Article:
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Rational-basis test won’t answer sodomy case

When the Supreme Court rules on the issue of homosexual sodomy this coming spring, it will likely confront one of its favorite devices – the “rational-basis test.” The test is extremely easy to meet. When it isn’t, it’s a sure sign that the justices feel so strongly about an issue that they’re willing to ignore their own precedent on its application.

The Supreme Court uses “rational-basis” in a few areas, the Equal Protection Clause of the Constitution being perhaps the most important. The clause itself is not very helpful. It merely guarantees every “person within (a state’s) jurisdiction equal protection of the laws.” What does this mean? Equal protection of murderers and nuns? Of hairdressers and masseurs? Of men and pregnant women? When is differing treatment of two groups OK and not OK? The Constitution provides little to go on.

From history, however, we can deduce equal protection definitely applies to race. It was, after all, added to the Constitution in response to post-Civil War state-sponsored racism. The Supreme Court has allowed governments to treat people of different races differently only when there is a “compelling interest.” For treating men and women differently the standard is slightly lower, allowing for the (arguably) natural differences that exist between the sexes. For most classes of people, the Supreme Court uses the rational-basis test. If a government has a “rational basis” for treating people differently (such as locking up criminals and letting noncriminals go free) it can do so.

So, you’re probably asking, what does “rational” mean? Good question – so good, that the Supreme Court doesn’t really have an answer. The best it can do is to say differing treatment must further a “legitimate governmental interest.” Examples of this are public safety, health and morality.

The Supreme Court will confront these “interests” head-on in the sodomy case. Homosexuality has never received heightened scrutiny from the Supreme Court, in the equal protection context or elsewhere. In fact, in 1986 the Supreme Court stated that the Due Process Clause, another constitutional battleground, did not give heightened protection to homosexual sodomy. It also argued that the state (in that case Georgia, in this year, Texas) has a rational basis for banning homosexual sodomy – morality. Since the Georgia Legislature had banned sodomy, the will of that “majority” was a sufficient reason for upholding the ban.

With interests such as public safety, health and morality at its disposal, the Supreme Court can uphold, in a rational-basis context, any law it wishes, no matter how crazy or arbitrary. Think about it: Whatever the law, there’s always some reason you can think of to defend it. With this in mind, it’s interesting to note the Supreme Court has on occasion ruled that laws fail to meet the rational-basis test.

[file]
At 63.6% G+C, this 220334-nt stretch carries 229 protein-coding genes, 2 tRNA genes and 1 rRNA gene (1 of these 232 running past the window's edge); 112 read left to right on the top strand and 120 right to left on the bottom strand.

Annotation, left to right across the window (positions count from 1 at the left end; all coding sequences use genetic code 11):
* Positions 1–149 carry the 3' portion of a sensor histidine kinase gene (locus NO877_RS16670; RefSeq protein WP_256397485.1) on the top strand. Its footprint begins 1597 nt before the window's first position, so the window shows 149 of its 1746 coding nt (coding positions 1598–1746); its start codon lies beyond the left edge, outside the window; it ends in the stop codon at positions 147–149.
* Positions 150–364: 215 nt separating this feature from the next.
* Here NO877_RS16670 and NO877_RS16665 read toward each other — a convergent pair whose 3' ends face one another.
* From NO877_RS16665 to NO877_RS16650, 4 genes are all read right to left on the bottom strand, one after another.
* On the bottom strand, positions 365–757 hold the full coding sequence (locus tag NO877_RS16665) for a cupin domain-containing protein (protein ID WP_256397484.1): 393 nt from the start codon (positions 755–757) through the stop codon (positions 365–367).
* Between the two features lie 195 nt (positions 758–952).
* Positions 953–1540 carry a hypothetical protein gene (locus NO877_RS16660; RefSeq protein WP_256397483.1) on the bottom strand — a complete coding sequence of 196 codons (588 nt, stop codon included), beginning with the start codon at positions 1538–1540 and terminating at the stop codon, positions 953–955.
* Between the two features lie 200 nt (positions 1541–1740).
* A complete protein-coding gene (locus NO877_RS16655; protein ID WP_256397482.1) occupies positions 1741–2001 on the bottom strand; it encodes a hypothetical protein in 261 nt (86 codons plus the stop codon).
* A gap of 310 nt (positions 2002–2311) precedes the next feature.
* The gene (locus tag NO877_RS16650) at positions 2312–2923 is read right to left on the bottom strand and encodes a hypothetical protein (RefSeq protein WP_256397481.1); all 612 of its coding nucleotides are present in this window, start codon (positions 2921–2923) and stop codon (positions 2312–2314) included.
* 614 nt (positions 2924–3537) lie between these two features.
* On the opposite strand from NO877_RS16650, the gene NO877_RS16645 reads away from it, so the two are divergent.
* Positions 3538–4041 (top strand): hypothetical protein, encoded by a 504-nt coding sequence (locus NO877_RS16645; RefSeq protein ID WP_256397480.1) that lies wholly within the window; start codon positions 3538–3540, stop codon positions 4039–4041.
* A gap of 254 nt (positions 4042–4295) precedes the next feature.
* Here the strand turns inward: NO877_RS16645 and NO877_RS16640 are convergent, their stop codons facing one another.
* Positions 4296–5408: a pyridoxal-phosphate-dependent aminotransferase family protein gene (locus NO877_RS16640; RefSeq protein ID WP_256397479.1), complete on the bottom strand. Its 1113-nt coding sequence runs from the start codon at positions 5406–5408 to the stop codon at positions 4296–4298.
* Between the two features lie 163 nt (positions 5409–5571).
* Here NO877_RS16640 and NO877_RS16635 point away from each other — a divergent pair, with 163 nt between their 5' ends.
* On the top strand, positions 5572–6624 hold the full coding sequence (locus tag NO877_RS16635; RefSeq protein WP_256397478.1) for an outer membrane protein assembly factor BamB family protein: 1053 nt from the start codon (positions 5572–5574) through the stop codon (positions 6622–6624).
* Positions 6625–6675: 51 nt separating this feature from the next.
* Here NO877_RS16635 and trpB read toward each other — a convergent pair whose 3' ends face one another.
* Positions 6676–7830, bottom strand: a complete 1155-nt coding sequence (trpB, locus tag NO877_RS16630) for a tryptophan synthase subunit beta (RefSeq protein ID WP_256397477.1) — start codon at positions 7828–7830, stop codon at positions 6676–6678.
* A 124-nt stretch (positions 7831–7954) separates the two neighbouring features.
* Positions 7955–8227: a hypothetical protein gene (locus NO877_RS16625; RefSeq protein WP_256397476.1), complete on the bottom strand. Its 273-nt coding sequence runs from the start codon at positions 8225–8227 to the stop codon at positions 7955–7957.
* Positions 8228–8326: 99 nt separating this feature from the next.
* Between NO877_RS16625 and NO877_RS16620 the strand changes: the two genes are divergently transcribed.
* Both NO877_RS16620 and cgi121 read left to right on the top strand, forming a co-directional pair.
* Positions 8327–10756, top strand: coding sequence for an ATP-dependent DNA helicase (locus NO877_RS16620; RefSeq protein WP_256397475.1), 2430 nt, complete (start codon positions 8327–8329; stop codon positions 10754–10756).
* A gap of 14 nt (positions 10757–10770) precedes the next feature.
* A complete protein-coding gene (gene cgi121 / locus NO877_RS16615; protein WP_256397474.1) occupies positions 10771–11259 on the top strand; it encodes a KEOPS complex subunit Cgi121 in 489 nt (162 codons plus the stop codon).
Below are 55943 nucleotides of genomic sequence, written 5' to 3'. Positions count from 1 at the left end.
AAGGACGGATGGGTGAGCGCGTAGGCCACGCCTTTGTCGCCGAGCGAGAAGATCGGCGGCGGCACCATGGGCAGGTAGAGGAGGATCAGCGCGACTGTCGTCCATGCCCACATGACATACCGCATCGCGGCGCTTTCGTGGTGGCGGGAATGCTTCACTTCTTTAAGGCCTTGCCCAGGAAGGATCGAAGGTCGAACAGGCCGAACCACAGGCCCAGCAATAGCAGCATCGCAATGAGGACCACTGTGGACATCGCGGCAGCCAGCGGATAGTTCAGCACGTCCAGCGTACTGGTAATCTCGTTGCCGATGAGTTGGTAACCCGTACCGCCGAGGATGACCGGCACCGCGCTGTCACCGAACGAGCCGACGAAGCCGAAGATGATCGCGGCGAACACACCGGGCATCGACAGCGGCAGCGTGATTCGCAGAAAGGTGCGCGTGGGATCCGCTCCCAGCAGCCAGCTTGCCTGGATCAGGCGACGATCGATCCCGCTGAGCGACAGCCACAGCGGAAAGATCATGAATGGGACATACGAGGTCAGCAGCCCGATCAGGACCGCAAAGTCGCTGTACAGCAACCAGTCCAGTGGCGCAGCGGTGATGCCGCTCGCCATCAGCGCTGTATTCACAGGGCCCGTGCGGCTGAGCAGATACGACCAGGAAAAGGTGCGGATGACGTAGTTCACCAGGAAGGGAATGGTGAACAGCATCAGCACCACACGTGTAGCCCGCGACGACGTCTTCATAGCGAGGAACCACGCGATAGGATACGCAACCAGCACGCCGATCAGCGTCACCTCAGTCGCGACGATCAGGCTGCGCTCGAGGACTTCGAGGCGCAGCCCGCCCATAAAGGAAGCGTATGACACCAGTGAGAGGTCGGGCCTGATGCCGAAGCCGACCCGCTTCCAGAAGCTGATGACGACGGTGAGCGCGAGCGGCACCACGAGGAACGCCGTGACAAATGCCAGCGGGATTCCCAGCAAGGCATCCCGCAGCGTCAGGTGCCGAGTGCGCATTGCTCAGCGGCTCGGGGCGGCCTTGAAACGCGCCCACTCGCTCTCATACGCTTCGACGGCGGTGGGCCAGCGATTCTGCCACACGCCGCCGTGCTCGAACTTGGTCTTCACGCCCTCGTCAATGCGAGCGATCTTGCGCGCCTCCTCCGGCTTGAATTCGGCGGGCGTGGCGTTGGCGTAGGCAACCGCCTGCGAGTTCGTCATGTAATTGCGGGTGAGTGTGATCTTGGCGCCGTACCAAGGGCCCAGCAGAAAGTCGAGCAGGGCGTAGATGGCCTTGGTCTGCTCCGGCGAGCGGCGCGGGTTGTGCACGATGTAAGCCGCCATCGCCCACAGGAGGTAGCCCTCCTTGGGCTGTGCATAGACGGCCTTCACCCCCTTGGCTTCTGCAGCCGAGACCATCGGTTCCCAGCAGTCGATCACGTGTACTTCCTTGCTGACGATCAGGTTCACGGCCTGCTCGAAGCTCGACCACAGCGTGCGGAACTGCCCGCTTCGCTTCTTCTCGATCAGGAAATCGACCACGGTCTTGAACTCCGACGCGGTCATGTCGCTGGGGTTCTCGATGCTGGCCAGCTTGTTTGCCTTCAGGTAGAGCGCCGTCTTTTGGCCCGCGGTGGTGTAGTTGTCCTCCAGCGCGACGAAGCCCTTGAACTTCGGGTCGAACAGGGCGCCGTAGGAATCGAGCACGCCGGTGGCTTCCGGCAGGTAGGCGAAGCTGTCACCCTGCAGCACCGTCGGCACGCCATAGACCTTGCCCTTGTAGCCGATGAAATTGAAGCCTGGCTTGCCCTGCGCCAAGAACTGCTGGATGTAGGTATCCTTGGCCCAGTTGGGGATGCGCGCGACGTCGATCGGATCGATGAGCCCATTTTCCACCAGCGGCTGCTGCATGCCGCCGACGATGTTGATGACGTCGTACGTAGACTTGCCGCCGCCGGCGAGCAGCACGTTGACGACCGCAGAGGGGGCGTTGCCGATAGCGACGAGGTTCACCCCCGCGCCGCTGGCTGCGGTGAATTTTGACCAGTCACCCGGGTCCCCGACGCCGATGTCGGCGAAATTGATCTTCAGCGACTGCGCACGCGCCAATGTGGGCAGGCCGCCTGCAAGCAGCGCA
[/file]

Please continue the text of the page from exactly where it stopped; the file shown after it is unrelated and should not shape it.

One example, in 1985, had to do with residence permits for the mentally disabled. The Supreme Court stated there was no reason related to public safety, health or morality that justified not issuing the mentally disabled a permit. After reading that opinion, however, if you rack your brain you can think of reasons that stand up to the prior extremely deferential rational-basis test standards. The Supreme Court ignored that precedent and ruled to protect the disabled while keeping its cherished rational-basis invention.

Why didn’t the Supreme Court do this for gays? Probably because a majority of justices did not feel for them as they did for the mentally disabled. This demonstrates the bankruptcy underlying the rational-basis test: It masks the Supreme Court’s reasons for protecting certain groups and ignoring others. If the Supreme Court really wanted to use the test as an actual test, it would pay greater attention to the governmental interests it has recognized and the reasons for those interests.

If it gives true “rational” scrutiny to the Texas sodomy law, the Supreme Court will have to make some real-world observations – something the Supreme Court often says it is not worthy to do. It will have to ask whether sodomy laws protect against the spread of AIDS or whether that argument is a joke. It will have to ask whether a majority of a state’s population can dictate what same-sex consenting adults can do in their own bedrooms, or if the law is useless in protecting morality. Are there rational bases for banning same-sex sodomy? You bet. Should they stand up in court? No. They fail so badly you can hear the laugh track. The problem is that the Supreme Court has grown deaf to the laugh track, and its justices instead deliver their own political shtick.

Will the Supreme Court rule in favor of gays? Very likely. Will it clear up the absurdities underlying the rational-basis test? Almost certainly not. It will continue to let law suffer and policy rule. It will continue to dodge applying the test it has created.

Anthony Sanders’ biweekly column appears alternate Thursdays.

He welcomes comments at [email protected].

Send letters to the editor to [email protected]

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